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J Pharmacol Exp Ther. 1988 Oct;247(1):294-301.

Inversion of the alpha-2 and alpha-1 noradrenergic control of the cortical release of acetylcholine and gamma-aminobutyric acid in morphine-tolerant guinea pigs.

Author information

1
Department of Pharmacology, University of Ferrara, Italy.

Abstract

In normal guinea pigs the adrenergic agonists clonidine and norepinephrine are known to inhibit directly the cortical outflow of acetylcholine (ACh) through alpha-2 receptors and to increase the cortical outflow of gamma-aminobutyric acid (GABA) through alpha-1 receptors. GABA, in turn, contributes to inhibit ACh through GABAA receptors. This scheme is changed drastically by morphine tolerance. In morphine-tolerant guinea pigs, clonidine at 7.5, 18.7 and 112 nmol/kg i.p. stimulates the cortical release of ACh through alpha-1 receptors. This effect is prevented by prazosin, 35.8 nmol/kg i.p. Clonidine reduces ACh release at high doses only (374 and 1122 nmol/kg i.p.). Furthermore, electrical stimulation of locus ceruleus also gives rise to a prazosin-sensitive increase in ACh release. In addition, locus ceruleus stimulation often causes behavioral activation rather than sedation. In morphine-tolerant guinea pigs, clonidine at 7.5 and 18.7 nmol/kg i.p. reduces GABA efflux through alpha-2 receptors, as the drug effect is prevented by idazoxan, 84 nmol/kg i.p. Clonidine increases GABA efflux at high doses only (112 and 374 nmol/kg i.p.). Locus ceruleus stimulation also gives rise to an idazoxan-sensitive reduction in GABA outflow. This new condition, evident after 7 days of morphine treatment, can be defined as inversion of the physiological norepinephrine control over ACh and GABA outflow and can represent a major part of the neurochemical derangement associated with opioid tolerance.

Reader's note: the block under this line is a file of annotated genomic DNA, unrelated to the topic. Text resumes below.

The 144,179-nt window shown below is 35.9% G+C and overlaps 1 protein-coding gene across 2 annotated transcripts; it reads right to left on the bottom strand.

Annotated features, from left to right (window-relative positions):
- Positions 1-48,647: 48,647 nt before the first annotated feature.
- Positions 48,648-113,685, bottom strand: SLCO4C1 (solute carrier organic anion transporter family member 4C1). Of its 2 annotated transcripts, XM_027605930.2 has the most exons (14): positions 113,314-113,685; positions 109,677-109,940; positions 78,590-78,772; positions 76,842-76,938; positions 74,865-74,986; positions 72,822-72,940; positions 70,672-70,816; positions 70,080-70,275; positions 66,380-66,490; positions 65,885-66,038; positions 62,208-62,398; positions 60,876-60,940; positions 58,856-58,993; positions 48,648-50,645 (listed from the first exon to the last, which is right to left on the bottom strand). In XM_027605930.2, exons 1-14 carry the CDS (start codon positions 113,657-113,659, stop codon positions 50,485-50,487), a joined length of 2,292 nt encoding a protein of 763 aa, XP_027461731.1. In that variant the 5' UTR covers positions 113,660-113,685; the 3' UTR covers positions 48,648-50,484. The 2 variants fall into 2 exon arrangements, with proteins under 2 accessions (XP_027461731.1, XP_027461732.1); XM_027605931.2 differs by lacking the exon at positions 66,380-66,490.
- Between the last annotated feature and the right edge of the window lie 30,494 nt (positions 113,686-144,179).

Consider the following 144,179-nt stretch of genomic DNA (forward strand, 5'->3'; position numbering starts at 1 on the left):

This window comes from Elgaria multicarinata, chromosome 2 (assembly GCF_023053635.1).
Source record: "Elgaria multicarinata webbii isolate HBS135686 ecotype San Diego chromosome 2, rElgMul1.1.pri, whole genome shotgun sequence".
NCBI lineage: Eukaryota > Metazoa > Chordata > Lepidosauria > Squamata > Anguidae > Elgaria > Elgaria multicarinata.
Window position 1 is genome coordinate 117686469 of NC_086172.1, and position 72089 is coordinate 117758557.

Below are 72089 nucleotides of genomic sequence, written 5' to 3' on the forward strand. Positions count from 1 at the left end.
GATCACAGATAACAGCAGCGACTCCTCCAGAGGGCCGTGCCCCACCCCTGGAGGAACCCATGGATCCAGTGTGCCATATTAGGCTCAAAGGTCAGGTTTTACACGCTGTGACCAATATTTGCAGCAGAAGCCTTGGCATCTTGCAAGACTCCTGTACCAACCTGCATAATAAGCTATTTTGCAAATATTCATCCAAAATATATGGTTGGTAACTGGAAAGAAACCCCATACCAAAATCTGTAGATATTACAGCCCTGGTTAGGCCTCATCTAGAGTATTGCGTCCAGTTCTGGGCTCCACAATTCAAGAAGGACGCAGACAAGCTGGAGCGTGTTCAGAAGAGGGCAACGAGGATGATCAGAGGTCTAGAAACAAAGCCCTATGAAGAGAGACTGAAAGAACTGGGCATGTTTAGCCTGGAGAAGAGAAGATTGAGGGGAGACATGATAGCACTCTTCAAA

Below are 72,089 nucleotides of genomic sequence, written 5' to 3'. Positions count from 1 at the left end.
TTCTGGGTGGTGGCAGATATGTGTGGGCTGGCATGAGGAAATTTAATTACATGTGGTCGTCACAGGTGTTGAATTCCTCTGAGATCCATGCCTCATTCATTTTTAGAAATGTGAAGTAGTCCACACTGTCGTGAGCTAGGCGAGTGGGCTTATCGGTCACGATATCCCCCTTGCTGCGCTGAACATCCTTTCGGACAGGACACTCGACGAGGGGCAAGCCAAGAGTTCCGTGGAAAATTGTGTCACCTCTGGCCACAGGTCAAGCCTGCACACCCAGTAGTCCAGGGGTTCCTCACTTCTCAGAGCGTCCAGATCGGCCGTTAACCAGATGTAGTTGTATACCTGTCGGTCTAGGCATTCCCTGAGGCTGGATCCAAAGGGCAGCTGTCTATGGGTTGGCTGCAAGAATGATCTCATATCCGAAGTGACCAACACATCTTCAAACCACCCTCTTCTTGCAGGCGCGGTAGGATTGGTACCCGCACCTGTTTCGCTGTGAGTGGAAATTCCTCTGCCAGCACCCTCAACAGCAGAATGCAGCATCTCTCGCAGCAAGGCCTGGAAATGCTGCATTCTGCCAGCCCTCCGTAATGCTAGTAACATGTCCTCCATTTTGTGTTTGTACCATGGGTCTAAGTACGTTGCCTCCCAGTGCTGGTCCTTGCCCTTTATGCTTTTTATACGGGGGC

PMID:
2845056
[Indexed for MEDLINE]

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